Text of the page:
During the Devonian Period, there were three major continental masses. North America and Europe sat together near the equator with much of their current land underneath the sea. A portion of modern Siberia lay to the north. A composite continent of South America, Africa, Antarctica, India and Australia dominated the southern hemisphere.


Special thanks to the late Dr. Charlie Drewes, IA, for presenting this activity to Flinn Scientific.

Boardman, R. S. et al. (1987) Fossil Invertebrates, Blackwell Scientific, Palo Alto, 713 pp.

Clarkson, E. N. K. (1998) Invertebrate Palaeontology and Evolution, 4th Ed., Blackwell Science, Oxford, 452 pp.

Lehmann, U. & G. Hillmer (1980) Fossil Invertebrates, Cambridge University Press, Cambridge, 350 pp.

Levin, H. L. (1999) Ancient Invertebrates and Their Living Relatives, Upper Saddle River, NJ, Prentice Hall, 358 pp.

Thompson, I. (1999) National Audobon Society Field Guide to North American Fossils, Knopf Publishing, 848 pp.

Student Pages



Explore and classify thousands of actual microfossils that are over 375 million years old!


  • Fossils

  • Classification
  • Biostratigraphy


Microfossils are small, fossilized remains of organisms (animal, plant or protozoa) that require magnification for study. They usually derive from the hard parts of organisms (e.g., skeletons, shells, jaws, teeth, seed coverings). Microfossils may be imbedded in rock or exist as loose particles within soft substrate. The smallest microfossils may be only 0.001 mm (= 1 micron) and the largest up to 1–2 mm in size. Fossils larger than 2 mm are generally referred to as macrofossils.

From the standpoint of research, microfossils are relied on heavily for research advances in fields such as biostratigraphy (the recognition of fossils and the relative position of their occurrences over space and time), paleoenvironmental reconstruction (recon-structing past environments) and paleooceanography (the study of the oceans over time). Research studies of microfossils provide insights into ecological and evolutionary relationships among plant and animal communities that existed on Earth hundreds of millions of years ago. Microfossils also provide excellent hands-on material for science classroom education in general biology, evolution and earth science.

The microfossil specimens in this activity are from the Devonian Period (approximately 375 to 400 million years ago!). They were isolated from soft deposits of shale and shaley limestone in Iowa. The microfossils were carefully sieved to select for particle sizes between 0.3 and 1.0 mm. The sievings were washed to remove the fine silt and then dried. Microfossils are very abundant in the given samples and careful microscopic examination of even small quantities should yield a rich diversity of specimens. A table of the various microfossils found in the given sievings is listed in the Checklist and Photos of Microfossil Categories in Sievings.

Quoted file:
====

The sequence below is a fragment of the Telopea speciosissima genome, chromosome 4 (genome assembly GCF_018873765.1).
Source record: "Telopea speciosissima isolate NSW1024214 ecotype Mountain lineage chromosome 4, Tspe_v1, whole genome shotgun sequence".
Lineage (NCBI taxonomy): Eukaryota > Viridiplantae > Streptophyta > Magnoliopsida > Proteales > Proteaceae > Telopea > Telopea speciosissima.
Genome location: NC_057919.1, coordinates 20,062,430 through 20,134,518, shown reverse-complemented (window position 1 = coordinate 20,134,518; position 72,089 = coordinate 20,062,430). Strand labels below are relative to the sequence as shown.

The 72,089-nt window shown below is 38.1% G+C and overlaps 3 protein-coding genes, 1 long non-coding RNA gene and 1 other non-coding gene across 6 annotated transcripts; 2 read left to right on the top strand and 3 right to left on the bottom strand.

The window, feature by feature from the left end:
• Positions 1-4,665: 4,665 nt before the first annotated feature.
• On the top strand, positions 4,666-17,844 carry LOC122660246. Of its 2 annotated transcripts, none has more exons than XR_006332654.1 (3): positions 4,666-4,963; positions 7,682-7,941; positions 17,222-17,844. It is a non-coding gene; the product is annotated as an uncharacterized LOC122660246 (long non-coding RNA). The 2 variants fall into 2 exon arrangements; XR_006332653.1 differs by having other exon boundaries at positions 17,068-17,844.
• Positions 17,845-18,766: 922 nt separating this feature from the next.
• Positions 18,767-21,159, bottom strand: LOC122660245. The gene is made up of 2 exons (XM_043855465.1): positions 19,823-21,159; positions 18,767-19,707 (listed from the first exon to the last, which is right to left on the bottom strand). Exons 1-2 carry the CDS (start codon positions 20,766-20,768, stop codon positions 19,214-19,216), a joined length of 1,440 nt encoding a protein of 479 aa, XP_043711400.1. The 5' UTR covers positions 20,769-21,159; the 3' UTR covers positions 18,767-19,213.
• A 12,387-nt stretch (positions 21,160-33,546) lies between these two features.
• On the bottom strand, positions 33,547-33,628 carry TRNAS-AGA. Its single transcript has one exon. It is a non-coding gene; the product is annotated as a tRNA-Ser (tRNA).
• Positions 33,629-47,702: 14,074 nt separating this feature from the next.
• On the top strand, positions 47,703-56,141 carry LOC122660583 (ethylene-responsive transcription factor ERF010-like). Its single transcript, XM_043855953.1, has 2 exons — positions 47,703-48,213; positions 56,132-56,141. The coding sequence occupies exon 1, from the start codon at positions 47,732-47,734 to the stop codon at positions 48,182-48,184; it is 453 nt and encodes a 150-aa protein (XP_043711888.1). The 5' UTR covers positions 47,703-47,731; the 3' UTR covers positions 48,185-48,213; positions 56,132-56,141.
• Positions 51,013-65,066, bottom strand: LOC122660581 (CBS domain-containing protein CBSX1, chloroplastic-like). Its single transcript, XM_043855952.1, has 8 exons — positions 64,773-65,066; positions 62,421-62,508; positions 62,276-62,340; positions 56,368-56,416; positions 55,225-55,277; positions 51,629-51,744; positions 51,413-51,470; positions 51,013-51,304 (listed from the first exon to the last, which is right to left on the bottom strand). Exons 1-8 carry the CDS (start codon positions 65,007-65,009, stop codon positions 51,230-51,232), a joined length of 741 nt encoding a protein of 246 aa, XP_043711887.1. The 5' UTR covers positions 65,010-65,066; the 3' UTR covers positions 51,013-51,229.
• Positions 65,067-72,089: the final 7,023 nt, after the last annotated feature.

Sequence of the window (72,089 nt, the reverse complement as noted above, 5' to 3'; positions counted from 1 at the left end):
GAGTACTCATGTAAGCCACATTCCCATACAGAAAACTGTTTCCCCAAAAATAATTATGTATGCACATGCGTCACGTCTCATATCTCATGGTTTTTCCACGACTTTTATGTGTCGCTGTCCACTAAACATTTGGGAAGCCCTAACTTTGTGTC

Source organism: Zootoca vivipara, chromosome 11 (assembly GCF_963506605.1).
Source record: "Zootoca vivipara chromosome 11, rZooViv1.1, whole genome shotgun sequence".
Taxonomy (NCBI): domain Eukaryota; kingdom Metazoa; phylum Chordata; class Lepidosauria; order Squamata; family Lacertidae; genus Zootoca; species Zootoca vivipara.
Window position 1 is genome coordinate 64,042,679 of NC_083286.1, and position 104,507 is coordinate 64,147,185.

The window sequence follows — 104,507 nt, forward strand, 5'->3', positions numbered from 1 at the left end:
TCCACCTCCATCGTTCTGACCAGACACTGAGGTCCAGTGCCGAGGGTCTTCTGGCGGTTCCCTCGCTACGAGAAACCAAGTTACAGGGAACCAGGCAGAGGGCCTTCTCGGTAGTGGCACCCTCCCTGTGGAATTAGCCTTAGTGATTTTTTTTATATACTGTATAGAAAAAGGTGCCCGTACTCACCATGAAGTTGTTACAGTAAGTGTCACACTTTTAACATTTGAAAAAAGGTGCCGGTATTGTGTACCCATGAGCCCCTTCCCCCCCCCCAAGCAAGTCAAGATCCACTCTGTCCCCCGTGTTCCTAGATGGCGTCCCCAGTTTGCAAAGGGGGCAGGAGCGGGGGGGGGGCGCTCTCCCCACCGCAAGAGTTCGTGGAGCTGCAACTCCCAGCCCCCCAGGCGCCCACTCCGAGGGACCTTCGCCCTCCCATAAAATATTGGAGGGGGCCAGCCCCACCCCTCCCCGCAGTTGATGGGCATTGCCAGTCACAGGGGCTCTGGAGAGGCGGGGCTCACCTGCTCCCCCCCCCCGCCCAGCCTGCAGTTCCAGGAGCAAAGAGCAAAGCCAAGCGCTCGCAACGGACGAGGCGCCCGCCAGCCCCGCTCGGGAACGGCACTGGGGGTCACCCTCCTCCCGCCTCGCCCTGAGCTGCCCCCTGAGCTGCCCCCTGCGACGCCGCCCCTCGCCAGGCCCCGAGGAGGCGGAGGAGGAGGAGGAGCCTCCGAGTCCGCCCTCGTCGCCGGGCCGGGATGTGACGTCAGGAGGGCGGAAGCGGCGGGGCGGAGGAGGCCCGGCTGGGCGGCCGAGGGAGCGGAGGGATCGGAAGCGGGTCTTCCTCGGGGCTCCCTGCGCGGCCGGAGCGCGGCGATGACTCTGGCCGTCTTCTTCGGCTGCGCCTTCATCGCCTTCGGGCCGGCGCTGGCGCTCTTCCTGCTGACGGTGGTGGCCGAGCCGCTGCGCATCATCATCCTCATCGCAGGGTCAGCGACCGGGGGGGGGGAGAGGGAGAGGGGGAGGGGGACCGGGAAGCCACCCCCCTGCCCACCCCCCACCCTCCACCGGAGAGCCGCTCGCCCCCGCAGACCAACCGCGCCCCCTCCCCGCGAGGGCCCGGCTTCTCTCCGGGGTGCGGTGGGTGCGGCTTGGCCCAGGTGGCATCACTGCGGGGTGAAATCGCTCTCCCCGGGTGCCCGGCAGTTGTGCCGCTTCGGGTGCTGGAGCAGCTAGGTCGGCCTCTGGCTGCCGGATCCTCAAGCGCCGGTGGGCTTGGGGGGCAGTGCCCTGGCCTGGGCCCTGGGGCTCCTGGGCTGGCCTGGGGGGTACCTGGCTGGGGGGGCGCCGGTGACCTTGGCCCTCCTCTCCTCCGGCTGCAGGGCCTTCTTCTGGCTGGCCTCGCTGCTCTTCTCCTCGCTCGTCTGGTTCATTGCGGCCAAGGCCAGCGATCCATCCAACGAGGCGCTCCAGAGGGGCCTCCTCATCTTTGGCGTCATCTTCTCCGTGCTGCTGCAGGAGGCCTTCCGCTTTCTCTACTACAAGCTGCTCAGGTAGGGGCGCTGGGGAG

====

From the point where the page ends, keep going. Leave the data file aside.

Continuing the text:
Experiment Overview

In this activity, microfossils will be identified and characterized to gain a greater appreciation of the richness of marine biodiversity from the Devonian Period.


Filter paper, 125-mm
Microfossil spoon
Petri dish with lid, 100-mm
Rubber-tipped widget
Stereoscope, approx. 20X magnification, bright, above-stage illumination
Tube of microfossil sievings

Safety Precautions

Although the materials in this kit are considered relatively nonhazardous, please follow all normal laboratory safety guidelines. Wash hands thoroughly with soap and water before leaving the laboratory


  1. Obtain a Petri dish bottom. Using a Beral pipet, fill the bottom of the dish with water until it is covered.
  2. Use the microfossil spoon to carefully transfer 3 small spoonfuls of microfossil sievings from the stock microfossil tube into the sorting dish (see Figure 1).
    {12758_Procedure_Figure_1_Tip of a widget is used to move microfossils in the water-filled dish}
  3. Place a piece of filter paper on the stage of a stereoscope. Place the sorting dish on top of the filter paper on the stereoscope. Adjust the above stage illumination for the best light intensity for the sievings.
  4. Obtain a rubber-tipped widget (see Figure 1).
  5. Hold the widget as if it was a pencil and use the rubber tip to move the microfossils in the Petri dish. Use the other hand to focus the microscope on the granules and shake the Petri dish slightly if needed.
  6. Carefully scan the granules in the sorting dish, looking for shapes and textures that are characteristic of microfossils.
  7. Select microfossils may be moved to the lid of the Petri dish and studied further if so desired.
  8. Proceed with further sorting and observation of isolated microfossils.
  9. Locate and draw an isolated microfossil on the Microfossils Worksheet.
  10. Answer the classification questions on the Microfossils Worksheet.
  11. Obtain additional Microfossils Data Sheets and repeat steps 10 and 11 for additional microfossils if time allows.
  12. Consult your instructor for appropriate disposal procedures.

Student Worksheet PDF